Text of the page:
Femoral neck fracture, femoral head necrosis, and the group of other diagnoses were associated with an increased risk of revision due to dislocation. THA performed because of femoral neck fracture had an RR of 3.9 (CI: 3.1–5.0) when compared with hips operated due to primary osteoarthritis. We found an RR of 3.7 (CI: 2.5–5.5) for hips with femoral head necrosis. Hips with inflammatory diseases showed almost the same risk as the group with primary osteoarthritis. In patients with sequelae after pediatric hip diseases, the adjusted RR was higher, but this was not statistically significantly different from the reference group.
Minimally invasive surgical approaches showed a higher risk of revision due to dislocation than the direct lateral approach after adjustment for covariates (RR = 4.2, CI: 2.3–7.7) (Figure 2). In the adjusted model, the posterior approaches showed a higher risk of revision due to dislocation than the direct lateral approaches, with an RR of 1.3 (CI: 1.1–1.7).
The demographic covariates age and sex were also entered into the regression model. Age at the time of index THA had no influence on the risk of revision due to dislocation, whereas females had a lower risk than males (RR = 0.8, CI: 0.7–1.0).
The risk of revision due to dislocation in subgroups of THA found to have a higher than average risk was studied separately. In the group operated because of fracture, for femoral head necrosis, or for other reasons (n = 10,370), 137 (1.3%) had been revised because of dislocation. A dual-mobility cup had been used in 206 of the hips belonging to these risk groups, and, notably, none of these had been revised because of dislocation. The covariates age at index operation, sex, type of surgical approach, and head size were then entered into the regression model with the endpoint “revision due to dislocation”. Factors that influenced the risk of revision due to dislocation in these risk groups were a femoral head size of 22 mm (RR = 2.5, CI: 1.1–5.7; p = 0.03), female sex (RR = 0.5, CI: 0.4–0.7; p < 0.001), the posterior approach (RR = 1.6, CI: 1.2–2.3; p = 0.01) and a minimally invasive approach (RR = 5.0, CI: 1.2–21.1; p = 0.03). The risk of revision due to dislocation was dependent on femoral head size for patients with a femoral neck fracture, and the use of dual-mobility cups was associated with the lowest risk of dislocation (Figure 3).
Our findings are largely in accordance with those of previously reported medium-sized cohort studies and registry studies. Data derived from the Norwegian Arthroplasty Register indicated that dislocation rates were lower after the use of 32-mm femoral heads than after the use of 28-mm femoral heads (Bystrom et al. 2003). The Charnley stem with a 22-mm head did, however, perform just as well as the group with 28-mm heads, which contradicts our findings. In a cohort study of 2,572 hips that received either 28- or 32-mm femoral heads, a 6-fold increased risk of dislocation was associated with the use of 28-mm heads, but this analysis also included cases treated with closed reduction (Amlie et al. 2010). An analysis of almost 248,000 THA procedures from the National Joint Registry for England and Wales suggested that the increasing use of femoral head sizes of 36 mm or larger during the period 2005–2009 was associated with a decrease in the number of dislocations (Jameson et al. 2011). In that study, however, no direct link between patients and specific head sizes was investigated. A comparison of 198 consecutive hips operated with 28-mm femoral heads with 259 hips that had received 36-mm femoral heads showed that the risk of dislocation was almost 8-fold in the group with the smaller head size (Bistolfi et al. 2011).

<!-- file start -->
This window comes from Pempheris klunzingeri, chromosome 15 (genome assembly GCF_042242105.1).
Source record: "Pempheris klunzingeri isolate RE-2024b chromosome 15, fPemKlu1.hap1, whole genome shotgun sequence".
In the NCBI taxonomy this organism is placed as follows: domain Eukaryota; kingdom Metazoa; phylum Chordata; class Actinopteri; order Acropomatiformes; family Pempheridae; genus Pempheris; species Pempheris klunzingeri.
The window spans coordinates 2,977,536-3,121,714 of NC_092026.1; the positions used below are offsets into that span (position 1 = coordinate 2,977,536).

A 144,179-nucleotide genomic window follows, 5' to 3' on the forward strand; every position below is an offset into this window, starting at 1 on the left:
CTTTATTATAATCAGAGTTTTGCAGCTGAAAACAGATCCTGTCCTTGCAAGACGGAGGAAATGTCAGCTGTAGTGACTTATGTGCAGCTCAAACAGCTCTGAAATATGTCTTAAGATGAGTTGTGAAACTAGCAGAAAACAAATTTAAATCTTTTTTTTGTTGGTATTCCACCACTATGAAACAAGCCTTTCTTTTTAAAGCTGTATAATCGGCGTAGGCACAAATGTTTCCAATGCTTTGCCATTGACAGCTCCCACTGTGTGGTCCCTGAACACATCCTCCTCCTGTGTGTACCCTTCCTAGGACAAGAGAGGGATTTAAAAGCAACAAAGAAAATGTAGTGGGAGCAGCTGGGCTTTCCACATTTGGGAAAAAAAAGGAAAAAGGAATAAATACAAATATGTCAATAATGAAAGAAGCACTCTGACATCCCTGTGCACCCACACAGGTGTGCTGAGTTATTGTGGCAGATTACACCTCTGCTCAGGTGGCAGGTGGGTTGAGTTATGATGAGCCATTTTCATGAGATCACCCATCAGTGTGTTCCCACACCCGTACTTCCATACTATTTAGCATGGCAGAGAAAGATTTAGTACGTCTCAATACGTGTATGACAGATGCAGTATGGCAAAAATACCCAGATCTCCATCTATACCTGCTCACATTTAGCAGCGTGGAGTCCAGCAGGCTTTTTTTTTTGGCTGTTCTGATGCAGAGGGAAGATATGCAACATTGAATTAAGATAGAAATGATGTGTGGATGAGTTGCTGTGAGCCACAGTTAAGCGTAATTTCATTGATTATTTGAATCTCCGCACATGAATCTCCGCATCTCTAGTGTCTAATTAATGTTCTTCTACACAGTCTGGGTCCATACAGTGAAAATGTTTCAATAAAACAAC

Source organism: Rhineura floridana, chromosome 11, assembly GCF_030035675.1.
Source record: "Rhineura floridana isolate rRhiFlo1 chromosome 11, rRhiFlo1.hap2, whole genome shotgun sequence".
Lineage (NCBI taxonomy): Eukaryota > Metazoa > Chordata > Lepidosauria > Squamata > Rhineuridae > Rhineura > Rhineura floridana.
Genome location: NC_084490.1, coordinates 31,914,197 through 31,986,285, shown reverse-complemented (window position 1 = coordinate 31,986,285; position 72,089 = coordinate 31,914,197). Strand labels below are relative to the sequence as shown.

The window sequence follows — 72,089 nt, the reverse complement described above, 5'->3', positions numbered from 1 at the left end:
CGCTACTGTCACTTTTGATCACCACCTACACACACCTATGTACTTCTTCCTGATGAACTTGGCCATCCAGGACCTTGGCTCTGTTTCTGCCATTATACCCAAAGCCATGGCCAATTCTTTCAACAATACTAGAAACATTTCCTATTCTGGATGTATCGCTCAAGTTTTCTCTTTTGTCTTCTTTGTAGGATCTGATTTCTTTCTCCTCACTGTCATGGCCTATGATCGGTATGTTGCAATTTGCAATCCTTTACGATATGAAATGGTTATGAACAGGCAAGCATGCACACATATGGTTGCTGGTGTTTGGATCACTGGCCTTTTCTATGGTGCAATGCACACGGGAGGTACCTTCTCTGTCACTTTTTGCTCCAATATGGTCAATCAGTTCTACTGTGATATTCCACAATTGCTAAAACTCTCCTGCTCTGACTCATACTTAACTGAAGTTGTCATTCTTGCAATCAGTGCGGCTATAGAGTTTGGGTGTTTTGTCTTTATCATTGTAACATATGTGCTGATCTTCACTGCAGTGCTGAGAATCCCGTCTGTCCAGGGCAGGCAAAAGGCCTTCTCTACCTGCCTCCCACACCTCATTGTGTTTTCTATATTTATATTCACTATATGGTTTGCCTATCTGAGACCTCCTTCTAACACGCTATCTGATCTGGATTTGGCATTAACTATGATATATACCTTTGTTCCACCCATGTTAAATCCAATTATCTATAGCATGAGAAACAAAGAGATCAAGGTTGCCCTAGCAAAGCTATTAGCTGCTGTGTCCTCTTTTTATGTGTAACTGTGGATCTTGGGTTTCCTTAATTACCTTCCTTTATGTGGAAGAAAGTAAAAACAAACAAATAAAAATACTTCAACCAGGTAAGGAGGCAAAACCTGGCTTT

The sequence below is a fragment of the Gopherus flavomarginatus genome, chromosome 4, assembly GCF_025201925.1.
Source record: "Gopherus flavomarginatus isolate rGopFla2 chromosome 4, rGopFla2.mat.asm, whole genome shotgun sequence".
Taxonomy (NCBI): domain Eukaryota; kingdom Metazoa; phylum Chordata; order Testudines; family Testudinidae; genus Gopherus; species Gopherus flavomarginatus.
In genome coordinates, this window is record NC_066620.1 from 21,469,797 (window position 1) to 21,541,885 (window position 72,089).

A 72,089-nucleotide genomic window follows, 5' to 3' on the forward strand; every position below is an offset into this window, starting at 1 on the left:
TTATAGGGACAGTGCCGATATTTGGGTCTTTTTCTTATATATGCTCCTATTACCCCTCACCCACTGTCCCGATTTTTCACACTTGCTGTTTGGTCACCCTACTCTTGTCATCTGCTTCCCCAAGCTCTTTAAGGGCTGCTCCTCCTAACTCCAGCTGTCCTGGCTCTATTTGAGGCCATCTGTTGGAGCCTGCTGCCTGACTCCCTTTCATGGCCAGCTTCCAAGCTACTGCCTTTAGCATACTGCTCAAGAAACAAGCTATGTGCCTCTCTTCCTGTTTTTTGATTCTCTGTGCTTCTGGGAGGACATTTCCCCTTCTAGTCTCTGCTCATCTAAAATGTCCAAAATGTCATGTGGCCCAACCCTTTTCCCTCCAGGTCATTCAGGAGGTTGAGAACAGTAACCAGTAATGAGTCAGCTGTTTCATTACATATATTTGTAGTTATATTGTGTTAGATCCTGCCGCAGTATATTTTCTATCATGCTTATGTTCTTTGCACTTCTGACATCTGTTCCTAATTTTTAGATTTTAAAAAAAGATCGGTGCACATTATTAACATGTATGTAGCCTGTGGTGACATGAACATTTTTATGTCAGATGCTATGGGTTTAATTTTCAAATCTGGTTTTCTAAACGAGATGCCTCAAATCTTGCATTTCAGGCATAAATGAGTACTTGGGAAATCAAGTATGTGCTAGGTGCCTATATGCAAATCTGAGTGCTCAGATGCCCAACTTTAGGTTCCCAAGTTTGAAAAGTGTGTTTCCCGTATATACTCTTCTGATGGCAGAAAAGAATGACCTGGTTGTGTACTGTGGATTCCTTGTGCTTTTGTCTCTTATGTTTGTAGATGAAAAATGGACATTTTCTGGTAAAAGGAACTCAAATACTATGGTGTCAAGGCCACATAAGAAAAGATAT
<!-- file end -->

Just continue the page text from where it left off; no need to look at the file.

Dual-mobility cups have a femoral head component of either 22 mm or 28 mm diameter that moves inside a larger-sized polyethylene liner. The liner moves freely in a metal shell with an inner diameter that corresponds to the outer diameter of the polyethylene liner. The metal shell can be fixed to the acetabular bone by cement or press-fit. Only 1 out of 287 dual-mobility cups investigated in our study was revised due to dislocation, although this implant was mostly used for THA inserted because of femoral neck fracture. It should be kept in mind that the subgroup of dual-mobility cups was small compared to the entire cohort in this study, and a high degree of uncertainty remains. However, taking these limitations into account, we suggest that dual-mobility cups reduce the risk of dislocation in patients with femoral neck fracture and other risk groups to a clinically relevant degree. This is in accordance with other studies. In a case-control study of 213 hips, no dislocations were found in primary THA inserted using a posterior approach, whereas 5 dislocations occurred in patients operated with a conventional 28-mm metal head (Bouchet et al. 2011). No dislocations were observed in a series of 150 patients operated with a dual-mobility cup due to primary osteoarthritis, at a mean follow-up of 7 years (Bauchu et al. 2008). This cup design can also reduce the risk of dislocation in patients who receive a THA due to femoral neck fracture (Tarasevicius et al. 2010).
The type of surgical approach influences the risk of dislocation after THA, but several points of controversy remain. A retrospective study of 713 hips indicated that patients with a THA inserted due to femoral neck fracture had a higher risk of dislocation after the use of a posterior approach, and a retrospective analysis of 21,047 THA—mostly inserted due to osteoarthritis—showed that the posterior approach was associated with a higher cumulative 10-year risk of dislocation (Berry et al. 2005, Enocson et al. 2009a). It was also found that the introduction of the anterolateral approach as a routine approach in the treatment of patients with femoral neck fracture reduced the risk of dislocation from 8% to 2% when compared to the previously used posterior approach (Sköldenberg et al. 2010). However, the proposed enhanced risk of dislocation associated with posterior approaches has been questioned. A randomized trial comparing a lateral approach and a posterior approach combined with repair of posterior capsule and external rotators found a higher dislocation rate in the group with THAs inserted using a lateral approach (Ji et al. 2012).